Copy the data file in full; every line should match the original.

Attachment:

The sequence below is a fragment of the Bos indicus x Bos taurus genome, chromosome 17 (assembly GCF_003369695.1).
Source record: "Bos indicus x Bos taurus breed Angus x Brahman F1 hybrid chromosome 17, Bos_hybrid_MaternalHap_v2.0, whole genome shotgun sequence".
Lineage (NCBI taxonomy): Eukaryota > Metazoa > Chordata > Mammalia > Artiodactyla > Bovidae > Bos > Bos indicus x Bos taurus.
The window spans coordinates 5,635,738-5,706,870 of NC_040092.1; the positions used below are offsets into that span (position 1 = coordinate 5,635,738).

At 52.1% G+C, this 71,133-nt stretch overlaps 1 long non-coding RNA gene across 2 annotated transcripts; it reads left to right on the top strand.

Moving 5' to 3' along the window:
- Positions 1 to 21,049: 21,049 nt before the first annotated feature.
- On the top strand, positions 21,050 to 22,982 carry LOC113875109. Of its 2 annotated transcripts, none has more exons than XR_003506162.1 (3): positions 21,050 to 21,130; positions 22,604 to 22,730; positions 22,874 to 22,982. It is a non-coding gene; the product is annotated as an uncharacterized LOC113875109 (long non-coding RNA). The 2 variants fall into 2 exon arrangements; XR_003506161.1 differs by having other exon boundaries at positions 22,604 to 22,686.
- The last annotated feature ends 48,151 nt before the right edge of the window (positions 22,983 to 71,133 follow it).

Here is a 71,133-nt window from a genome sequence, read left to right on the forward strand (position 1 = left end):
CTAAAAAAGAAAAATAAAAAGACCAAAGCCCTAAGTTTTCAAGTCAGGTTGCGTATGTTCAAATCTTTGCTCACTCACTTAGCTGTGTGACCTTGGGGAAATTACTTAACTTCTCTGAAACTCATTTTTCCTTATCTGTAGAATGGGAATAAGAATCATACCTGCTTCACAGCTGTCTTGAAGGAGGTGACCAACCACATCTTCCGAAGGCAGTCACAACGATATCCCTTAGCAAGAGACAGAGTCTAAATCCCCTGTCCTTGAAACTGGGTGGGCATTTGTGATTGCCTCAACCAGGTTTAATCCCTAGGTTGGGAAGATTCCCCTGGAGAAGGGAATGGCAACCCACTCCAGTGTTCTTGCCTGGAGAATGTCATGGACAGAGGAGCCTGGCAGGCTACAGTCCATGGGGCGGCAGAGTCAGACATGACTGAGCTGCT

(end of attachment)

The sequence below is a fragment of the Bos indicus x Bos taurus genome, chromosome 17 (assembly GCF_003369695.1).
Source record: "Bos indicus x Bos taurus breed Angus x Brahman F1 hybrid chromosome 17, Bos_hybrid_MaternalHap_v2.0, whole genome shotgun sequence".
Lineage (NCBI taxonomy): Eukaryota > Metazoa > Chordata > Mammalia > Artiodactyla > Bovidae > Bos > Bos indicus x Bos taurus.
The window spans coordinates 5,635,738-5,706,870 of NC_040092.1; the positions used below are offsets into that span (position 1 = coordinate 5,635,738).

At 52.1% G+C, this 71,133-nt stretch overlaps 1 long non-coding RNA gene across 2 annotated transcripts; it reads left to right on the top strand.

Moving 5' to 3' along the window:
- Positions 1 to 21,049: 21,049 nt before the first annotated feature.
- On the top strand, positions 21,050 to 22,982 carry LOC113875109. Of its 2 annotated transcripts, none has more exons than XR_003506162.1 (3): positions 21,050 to 21,130; positions 22,604 to 22,730; positions 22,874 to 22,982. It is a non-coding gene; the product is annotated as an uncharacterized LOC113875109 (long non-coding RNA). The 2 variants fall into 2 exon arrangements; XR_003506161.1 differs by having other exon boundaries at positions 22,604 to 22,686.
- The last annotated feature ends 48,151 nt before the right edge of the window (positions 22,983 to 71,133 follow it).

Here is a 71,133-nt window from a genome sequence, read left to right on the forward strand (position 1 = left end):
CTAAAAAAGAAAAATAAAAAGACCAAAGCCCTAAGTTTTCAAGTCAGGTTGCGTATGTTCAAATCTTTGCTCACTCACTTAGCTGTGTGACCTTGGGGAAATTACTTAACTTCTCTGAAACTCATTTTTCCTTATCTGTAGAATGGGAATAAGAATCATACCTGCTTCACAGCTGTCTTGAAGGAGGTGACCAACCACATCTTCCGAAGGCAGTCACAACGATATCCCTTAGCAAGAGACAGAGTCTAAATCCCCTGTCCTTGAAACTGGGTGGGCATTTGTGATTGCCTCAACCAGGTTTAATCCCTAGGTTGGGAAGATTCCCCTGGAGAAGGGAATGGCAACCCACTCCAGTGTTCTTGCCTGGAGAATGTCATGGACAGAGGAGCCTGGCAGGCTACAGTCCATGGGGCGGCAGAGTCAGACATGACTGAGCTGCT